Samantha Kellyalt

Professor: Medieval Europe, Mediterranean, Horn of Africa

Ph.D., Northwestern, 1998

B.A., Yale, 1989

At Rutgers Since 1999

105 Van Dyck Hall
848-932-8259
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http://fas-history.rutgers.edu/skelly/

RESEARCH INTERESTS

Trained as a historian of medieval Europe with a particular interest in Italian politics and culture, Samantha Kelly’s current research examines the relations between Europe and the Christian kingdom of Ethiopia in the pre-modern era. Her 2003 book, The New Solomon: Robert of Anjou (1309-1343) and Fourteenth-Century Kingship (winner of the Marraro Prize of the American Catholic Historical Association) examined the ruling strategies and image-making of a monarch who juggled the responsibilities of his several Mediterranean territories and who cultivated an image of erudition and piety that attracted the attention of contemporary luminaries like Petrarch and Dante. In 2011 she published The ‘Cronaca di Partenope’: An Introduction to and Critical Edition of the First Vernacular History of Naples, examining the dating, authorship, sources, historical context and later influence of a text that was a landmark in Neapolitan communal identity and foundational to many later histories of the city and kingdom.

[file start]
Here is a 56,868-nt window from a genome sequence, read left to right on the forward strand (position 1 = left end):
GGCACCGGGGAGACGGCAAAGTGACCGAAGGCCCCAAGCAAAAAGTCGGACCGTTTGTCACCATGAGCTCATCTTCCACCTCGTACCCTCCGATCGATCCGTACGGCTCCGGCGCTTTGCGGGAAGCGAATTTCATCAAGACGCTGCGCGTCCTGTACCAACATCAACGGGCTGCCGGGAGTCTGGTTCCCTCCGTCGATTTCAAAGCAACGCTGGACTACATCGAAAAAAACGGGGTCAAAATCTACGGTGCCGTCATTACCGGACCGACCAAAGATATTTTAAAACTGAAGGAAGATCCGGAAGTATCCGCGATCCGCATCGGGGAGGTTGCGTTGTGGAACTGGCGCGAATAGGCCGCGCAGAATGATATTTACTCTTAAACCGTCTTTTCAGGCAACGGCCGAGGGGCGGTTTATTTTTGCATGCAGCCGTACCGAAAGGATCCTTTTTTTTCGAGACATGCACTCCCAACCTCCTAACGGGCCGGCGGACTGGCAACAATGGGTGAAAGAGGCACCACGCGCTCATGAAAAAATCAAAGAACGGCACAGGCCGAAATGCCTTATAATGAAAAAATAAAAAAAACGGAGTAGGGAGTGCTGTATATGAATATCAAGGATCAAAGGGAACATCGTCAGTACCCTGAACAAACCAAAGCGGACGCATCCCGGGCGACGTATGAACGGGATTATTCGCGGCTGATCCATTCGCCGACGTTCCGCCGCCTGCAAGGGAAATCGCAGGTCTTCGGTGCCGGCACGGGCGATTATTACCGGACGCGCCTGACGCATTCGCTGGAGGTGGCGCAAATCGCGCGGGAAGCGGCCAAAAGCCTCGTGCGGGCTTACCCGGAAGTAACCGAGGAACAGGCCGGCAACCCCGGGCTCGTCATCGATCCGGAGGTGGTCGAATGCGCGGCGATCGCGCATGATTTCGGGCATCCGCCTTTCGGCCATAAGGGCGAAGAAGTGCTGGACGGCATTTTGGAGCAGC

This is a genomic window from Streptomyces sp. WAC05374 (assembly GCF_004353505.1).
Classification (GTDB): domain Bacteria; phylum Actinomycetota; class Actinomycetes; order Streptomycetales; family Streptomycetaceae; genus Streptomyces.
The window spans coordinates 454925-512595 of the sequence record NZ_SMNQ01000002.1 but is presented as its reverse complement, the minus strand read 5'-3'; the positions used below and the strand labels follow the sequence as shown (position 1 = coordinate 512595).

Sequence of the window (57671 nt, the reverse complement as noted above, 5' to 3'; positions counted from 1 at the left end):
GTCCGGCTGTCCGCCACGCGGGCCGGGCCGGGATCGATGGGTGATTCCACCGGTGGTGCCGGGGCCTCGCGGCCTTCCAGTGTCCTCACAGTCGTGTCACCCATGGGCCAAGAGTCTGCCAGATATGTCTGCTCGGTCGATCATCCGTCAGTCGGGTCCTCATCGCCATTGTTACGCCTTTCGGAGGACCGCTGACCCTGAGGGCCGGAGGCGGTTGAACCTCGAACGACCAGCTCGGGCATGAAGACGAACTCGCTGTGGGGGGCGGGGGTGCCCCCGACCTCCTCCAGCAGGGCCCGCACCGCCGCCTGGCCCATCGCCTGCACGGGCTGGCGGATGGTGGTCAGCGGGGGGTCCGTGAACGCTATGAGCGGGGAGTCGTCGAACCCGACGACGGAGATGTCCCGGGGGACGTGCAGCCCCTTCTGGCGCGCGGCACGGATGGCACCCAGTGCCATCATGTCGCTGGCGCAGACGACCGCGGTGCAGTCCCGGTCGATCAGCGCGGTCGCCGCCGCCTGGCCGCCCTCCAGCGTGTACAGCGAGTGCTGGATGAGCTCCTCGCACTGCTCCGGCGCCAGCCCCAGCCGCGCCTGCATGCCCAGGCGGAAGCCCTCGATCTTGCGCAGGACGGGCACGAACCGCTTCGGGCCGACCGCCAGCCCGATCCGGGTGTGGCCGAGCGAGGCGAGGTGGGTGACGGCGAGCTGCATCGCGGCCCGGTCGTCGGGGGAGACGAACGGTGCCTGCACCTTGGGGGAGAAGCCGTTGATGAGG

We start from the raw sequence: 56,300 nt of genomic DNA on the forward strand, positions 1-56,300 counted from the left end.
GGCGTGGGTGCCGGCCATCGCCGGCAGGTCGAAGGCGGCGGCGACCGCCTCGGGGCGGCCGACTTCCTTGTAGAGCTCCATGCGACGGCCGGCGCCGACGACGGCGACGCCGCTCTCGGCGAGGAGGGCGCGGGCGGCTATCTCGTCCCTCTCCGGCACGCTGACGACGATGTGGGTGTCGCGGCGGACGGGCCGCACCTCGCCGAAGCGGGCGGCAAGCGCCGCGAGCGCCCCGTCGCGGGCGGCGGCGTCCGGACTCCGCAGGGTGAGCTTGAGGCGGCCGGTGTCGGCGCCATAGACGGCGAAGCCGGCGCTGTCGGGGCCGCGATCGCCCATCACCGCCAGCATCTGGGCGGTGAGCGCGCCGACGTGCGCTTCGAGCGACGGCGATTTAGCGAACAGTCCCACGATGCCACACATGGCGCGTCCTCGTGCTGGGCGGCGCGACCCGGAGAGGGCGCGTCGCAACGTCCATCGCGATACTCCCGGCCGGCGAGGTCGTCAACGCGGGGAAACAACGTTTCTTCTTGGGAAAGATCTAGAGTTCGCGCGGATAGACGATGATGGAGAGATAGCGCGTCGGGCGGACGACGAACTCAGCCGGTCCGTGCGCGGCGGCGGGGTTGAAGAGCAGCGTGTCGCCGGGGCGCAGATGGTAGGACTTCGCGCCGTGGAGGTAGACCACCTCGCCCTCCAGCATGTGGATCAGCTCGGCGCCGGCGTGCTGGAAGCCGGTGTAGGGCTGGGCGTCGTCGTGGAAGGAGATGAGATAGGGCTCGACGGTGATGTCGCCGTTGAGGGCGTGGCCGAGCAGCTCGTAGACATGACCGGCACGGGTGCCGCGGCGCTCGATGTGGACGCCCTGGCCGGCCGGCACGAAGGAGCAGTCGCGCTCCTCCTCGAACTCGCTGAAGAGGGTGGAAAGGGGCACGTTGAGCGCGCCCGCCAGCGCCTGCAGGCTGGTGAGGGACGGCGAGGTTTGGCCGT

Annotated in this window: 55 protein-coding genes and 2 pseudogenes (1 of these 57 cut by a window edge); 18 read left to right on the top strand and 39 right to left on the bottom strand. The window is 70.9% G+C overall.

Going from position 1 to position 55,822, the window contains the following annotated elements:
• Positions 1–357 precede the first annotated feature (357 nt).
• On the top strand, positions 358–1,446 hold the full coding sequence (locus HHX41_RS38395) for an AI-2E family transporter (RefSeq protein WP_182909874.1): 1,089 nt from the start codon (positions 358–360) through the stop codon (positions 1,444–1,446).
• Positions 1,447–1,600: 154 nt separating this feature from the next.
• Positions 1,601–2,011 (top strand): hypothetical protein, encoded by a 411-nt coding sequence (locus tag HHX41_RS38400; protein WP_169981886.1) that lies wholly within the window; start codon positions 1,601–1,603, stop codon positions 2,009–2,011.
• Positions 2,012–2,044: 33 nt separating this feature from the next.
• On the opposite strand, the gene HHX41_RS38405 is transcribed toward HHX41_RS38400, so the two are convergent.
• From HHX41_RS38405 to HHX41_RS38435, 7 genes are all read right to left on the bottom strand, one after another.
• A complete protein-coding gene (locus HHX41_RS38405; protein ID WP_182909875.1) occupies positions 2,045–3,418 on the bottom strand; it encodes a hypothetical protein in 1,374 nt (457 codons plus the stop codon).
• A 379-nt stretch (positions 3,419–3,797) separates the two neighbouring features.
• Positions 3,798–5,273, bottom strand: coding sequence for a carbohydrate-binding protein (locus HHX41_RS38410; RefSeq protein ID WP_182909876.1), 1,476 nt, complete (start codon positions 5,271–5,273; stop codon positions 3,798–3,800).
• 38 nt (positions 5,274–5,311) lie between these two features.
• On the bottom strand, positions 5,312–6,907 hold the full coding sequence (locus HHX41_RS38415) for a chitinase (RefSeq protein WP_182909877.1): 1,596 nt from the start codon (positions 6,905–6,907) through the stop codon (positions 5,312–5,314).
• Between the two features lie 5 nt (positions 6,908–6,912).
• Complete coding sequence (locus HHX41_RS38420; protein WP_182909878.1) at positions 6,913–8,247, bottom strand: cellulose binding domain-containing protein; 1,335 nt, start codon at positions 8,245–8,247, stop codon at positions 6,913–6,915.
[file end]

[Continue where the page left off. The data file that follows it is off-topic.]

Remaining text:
With the help of a Mellon New Directions Fellowship, Kelly began studyingGǝ‘ǝz, the literary language of medieval Ethiopia, in 2012-13 in order to study Ethiopian-European relations from the perspective of both sides. Her current projects include editing the Companion to Medieval Ethiopia, a collection of essays by twenty scholars; a database of the manuscripts and printed books once belonging to the Ethiopian pilgrim hostel in Rome, Santo Stefano degli Abissini; and a monograph, Crucible of Christian Cultures, centered on Ethiopian-European intellectual collaboration in the age of reformation, for which she was awarded a fellowship from the American Council of Learned Societies in 2017.

In addition to the Mellon Foundation and the ACLS, Kelly’s research has been funded by the American Academy in Rome, the Istituto Italiano di Studi Storici in Naples, the École française de Rome, and Villa I Tatti. She has served as director of Rutgers’ Program in Medieval Studies (2008-11), Associate Chair of the Rutgers History department (2016-17), and Councillor of the Medieval Academy of America (2014-17).

COURSES REGULARLY TAUGHT

Undergraduate

Graduate

RECENT PUBLICATIONS

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